Coast anger over Noosa health cuts
QUEENSLAND Health is facing a community backlash over plans to slash public health services.
The Noosa Hospital's community board says if forced it will take the fight to retain services to the streets.
It has repeatedly requested Sunshine Coast Hospital and Health Service boss Prof Paul Thomas explain the decision.
Prof Thomas has yet to do so.
Coast Health Service CEO Kevin Hegarty said yesterday that its 2013-14 service agreement with Ramsay Health had maintained funding for public patients at Noosa Hospital's emergency medical centre and to admit from there those in need of further care.
However, a range of other services have been slashed with funding shifting to the Ramsay-operated Sunshine Coast University Private Hospital at Kawana and to the Nambour public.
The Noosa Hospital community board is furious at the refusal of Prof Thomas to meet with it despite numerous requests and invitations.
Board deputy chairman Rusty Fraser said the hospital covered a huge area.
Concern surrounded more than the logistics of day surgery and other patients getting to either Kawana or Nambour for treatment.
"Doctors will now be looking at their options and considering whether Noosa Hospital remains a viable place for them to practise,'' Mr Fraser said.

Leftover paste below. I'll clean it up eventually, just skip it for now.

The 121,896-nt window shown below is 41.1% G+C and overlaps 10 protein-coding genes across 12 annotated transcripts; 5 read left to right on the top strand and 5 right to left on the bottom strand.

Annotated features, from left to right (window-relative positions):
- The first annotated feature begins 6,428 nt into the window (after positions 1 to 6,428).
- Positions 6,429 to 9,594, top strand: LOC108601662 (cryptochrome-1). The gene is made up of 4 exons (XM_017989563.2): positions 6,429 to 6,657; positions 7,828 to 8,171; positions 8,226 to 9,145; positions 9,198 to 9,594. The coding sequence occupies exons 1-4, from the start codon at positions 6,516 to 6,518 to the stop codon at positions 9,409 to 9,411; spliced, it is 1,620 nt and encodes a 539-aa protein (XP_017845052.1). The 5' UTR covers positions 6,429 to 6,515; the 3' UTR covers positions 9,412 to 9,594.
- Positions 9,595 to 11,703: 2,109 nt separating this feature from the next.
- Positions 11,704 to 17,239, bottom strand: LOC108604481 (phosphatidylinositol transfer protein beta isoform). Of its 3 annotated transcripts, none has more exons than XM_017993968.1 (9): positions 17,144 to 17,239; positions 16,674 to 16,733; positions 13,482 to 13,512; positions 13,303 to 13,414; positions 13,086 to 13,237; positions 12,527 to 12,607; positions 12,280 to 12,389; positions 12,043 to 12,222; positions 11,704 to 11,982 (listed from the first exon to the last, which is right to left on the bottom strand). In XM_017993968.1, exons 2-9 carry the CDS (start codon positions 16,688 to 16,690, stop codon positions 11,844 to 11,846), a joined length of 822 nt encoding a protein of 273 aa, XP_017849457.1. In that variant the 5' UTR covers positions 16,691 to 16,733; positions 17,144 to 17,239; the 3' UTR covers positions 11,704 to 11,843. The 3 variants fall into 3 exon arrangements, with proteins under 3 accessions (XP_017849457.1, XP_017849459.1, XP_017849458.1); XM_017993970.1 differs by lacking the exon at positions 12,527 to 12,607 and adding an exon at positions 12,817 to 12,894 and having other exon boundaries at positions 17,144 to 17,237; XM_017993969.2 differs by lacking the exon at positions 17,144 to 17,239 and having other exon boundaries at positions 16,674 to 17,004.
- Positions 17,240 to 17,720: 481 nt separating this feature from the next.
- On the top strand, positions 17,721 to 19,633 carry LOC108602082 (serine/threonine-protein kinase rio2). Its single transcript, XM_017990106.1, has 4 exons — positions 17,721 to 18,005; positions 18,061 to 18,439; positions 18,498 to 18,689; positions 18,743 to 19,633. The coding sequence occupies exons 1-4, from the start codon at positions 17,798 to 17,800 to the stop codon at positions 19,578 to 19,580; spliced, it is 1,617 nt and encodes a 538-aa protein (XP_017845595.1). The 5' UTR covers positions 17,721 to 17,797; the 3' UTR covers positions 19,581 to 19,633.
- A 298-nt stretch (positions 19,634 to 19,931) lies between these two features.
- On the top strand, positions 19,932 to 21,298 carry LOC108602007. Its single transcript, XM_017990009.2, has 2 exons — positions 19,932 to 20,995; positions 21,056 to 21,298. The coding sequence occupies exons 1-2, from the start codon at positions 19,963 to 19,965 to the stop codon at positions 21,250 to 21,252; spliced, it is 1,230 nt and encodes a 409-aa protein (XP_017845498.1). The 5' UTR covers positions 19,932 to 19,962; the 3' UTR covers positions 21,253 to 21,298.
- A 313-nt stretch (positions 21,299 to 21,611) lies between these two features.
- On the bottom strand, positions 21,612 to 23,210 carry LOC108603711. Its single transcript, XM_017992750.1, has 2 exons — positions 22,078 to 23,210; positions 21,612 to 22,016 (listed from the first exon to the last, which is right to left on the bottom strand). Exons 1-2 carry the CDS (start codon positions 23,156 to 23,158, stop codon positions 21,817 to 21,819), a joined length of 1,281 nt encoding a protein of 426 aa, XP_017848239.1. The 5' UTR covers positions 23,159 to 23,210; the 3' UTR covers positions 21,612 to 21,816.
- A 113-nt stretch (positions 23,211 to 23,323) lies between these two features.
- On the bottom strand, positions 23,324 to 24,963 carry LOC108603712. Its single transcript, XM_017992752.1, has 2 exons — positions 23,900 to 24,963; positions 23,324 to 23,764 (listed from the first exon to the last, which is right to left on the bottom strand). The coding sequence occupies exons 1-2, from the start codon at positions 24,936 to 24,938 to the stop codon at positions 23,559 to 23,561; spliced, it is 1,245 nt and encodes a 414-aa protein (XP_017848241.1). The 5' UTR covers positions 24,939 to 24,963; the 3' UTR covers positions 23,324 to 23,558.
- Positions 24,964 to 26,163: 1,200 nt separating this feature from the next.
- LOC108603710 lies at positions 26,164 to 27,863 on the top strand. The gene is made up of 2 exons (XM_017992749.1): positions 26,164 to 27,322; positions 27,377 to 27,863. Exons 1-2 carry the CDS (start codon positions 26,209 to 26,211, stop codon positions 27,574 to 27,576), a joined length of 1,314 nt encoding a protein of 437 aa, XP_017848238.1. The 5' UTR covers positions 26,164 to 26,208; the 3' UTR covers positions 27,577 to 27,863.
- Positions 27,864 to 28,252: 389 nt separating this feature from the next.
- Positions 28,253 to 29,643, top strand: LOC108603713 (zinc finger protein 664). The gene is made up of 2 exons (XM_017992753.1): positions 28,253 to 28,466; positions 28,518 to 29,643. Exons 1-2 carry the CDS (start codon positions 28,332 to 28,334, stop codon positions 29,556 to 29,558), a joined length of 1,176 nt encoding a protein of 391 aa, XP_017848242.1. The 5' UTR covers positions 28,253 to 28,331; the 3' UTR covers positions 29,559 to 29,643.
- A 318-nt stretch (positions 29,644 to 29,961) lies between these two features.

Board member June Colley said she knew of two cases already, where the funding decisions had adversely affected patients.
In one case an uninsured public patient would be left with a debt that would take four to five years to pay off after deciding to go private rather than deal with the logistics of travelling out of Noosa for treatment. In another case a public patient with only a bike for transport had been forced to beg friends for assistance to get him to and from day surgery.
Ms Colley, a former Noosa councillor, said the decision to cut services was the most stupid she had seen.
Mr Hegarty said yesterday that the annual decision about the range and volume of services purchased from Noosa Hospital was made with consideration of the health needs of the community and the changing availability of services.
He said the increase from 1200 to 5000 in endoscopic procedures performed on public patients on the Coast with the opening of procedural suites at Nambour hospital in April last year, coupled with plans to increase that to 6000 from December through the Sunshine Coast University Private Hospital, had lessened the need to provide them at Noosa.
As a consequence, the number of public patients able to access an endoscopic procedure at Noosa will be halved.
Cardiologist Dr Tony Neaverson who ran a cardiac rehabilitation clinic through Noosa Hospital, has seen his funding cut from $80,000 to $40,000 and then dropped in the past two years.
He said this week that $3million had been pulled from the budget for public patients at Noosa. Orthopaedic services for public patients have also been axed.